I’m updating and learning new skills to become a self-employed web designer/developer, and there is so so so much I need to learn, and keep abreast of. I’ve developed the habit of skim-reading through dozens and dozens of feeds, trying to assimilate as much relevant information as possible, as efficiently as possible, and bookmarking in-depth articles to return to when that topic might become more immediately relevant to me. I don’t have to waste time by refreshing my memory. With skim reading I try to get the gist of concepts and the buzz of new products, and build up a picture of the overall landscape of knowledge I need. By skim reading I can also get a large number of opinions on something, and note what’s being talked about a lot, and hence arrive at a more normative, wholistic picture of how the industry is than what I might get from a few more linear texts read at length. We are moving towards multiple narratives, and there is no one truth, or solution, that will give us the most success in life. We need to synthesise as much data as possible ourselves.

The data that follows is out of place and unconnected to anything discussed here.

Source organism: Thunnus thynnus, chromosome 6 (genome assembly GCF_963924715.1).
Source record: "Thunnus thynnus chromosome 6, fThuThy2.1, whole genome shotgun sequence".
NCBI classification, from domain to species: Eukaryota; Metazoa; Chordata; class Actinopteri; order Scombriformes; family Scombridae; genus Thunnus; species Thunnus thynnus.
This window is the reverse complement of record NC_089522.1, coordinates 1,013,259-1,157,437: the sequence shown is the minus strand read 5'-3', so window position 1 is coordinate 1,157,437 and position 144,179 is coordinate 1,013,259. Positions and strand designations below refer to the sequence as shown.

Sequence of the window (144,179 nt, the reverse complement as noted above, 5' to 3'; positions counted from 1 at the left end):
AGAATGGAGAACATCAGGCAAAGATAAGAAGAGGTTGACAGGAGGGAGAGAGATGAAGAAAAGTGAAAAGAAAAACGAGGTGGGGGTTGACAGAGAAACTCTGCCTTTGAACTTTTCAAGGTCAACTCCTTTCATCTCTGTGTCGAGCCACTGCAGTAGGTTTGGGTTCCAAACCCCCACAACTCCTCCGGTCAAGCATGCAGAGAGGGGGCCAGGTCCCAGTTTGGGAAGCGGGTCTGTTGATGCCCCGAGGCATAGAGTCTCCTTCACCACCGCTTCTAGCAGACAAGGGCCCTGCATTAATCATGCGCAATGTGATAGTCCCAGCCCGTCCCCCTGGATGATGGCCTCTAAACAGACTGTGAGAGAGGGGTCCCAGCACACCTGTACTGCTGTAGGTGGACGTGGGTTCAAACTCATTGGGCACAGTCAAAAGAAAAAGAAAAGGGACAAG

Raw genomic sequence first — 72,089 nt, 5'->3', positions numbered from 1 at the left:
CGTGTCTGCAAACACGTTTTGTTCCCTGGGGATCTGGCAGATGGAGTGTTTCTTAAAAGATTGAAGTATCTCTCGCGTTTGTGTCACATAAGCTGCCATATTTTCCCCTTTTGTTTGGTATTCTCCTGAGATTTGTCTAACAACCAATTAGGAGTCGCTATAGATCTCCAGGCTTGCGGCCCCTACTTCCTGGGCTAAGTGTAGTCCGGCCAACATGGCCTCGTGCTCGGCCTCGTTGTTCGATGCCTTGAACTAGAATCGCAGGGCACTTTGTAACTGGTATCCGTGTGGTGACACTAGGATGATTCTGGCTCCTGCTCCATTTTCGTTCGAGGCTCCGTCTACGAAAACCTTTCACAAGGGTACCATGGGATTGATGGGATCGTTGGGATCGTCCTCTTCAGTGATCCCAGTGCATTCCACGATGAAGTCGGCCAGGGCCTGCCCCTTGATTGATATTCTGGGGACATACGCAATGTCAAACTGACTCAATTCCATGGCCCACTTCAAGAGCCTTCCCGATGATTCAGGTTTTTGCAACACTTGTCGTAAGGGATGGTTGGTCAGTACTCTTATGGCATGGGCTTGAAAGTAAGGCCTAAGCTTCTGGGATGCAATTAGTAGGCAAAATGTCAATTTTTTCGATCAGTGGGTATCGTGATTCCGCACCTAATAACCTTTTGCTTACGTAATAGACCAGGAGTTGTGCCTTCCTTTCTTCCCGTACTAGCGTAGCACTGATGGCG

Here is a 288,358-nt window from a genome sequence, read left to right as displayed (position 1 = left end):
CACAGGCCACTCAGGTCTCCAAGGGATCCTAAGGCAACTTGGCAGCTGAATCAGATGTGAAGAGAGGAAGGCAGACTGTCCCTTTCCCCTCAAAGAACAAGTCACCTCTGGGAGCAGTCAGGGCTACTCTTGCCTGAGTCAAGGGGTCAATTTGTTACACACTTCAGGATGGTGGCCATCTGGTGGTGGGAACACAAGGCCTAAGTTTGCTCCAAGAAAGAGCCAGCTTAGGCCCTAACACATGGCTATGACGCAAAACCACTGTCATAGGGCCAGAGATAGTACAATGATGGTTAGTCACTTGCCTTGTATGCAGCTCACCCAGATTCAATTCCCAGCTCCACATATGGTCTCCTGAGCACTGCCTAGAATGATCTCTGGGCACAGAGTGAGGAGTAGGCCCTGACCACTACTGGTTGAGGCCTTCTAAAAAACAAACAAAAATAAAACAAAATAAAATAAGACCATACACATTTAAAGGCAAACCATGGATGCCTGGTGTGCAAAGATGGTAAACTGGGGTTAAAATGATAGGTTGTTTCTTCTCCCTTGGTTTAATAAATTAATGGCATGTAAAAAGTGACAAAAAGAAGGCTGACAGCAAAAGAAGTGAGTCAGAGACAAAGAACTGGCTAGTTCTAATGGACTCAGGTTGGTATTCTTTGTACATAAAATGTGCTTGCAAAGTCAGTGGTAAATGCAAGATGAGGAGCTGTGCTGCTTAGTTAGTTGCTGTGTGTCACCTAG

Of course there are times when I need to go in-depth. But I see skim reading as akin to flying over a landscape, checking out the entire topology of the terrain, and then swooping down only when I see something tasty, to give it my full attention.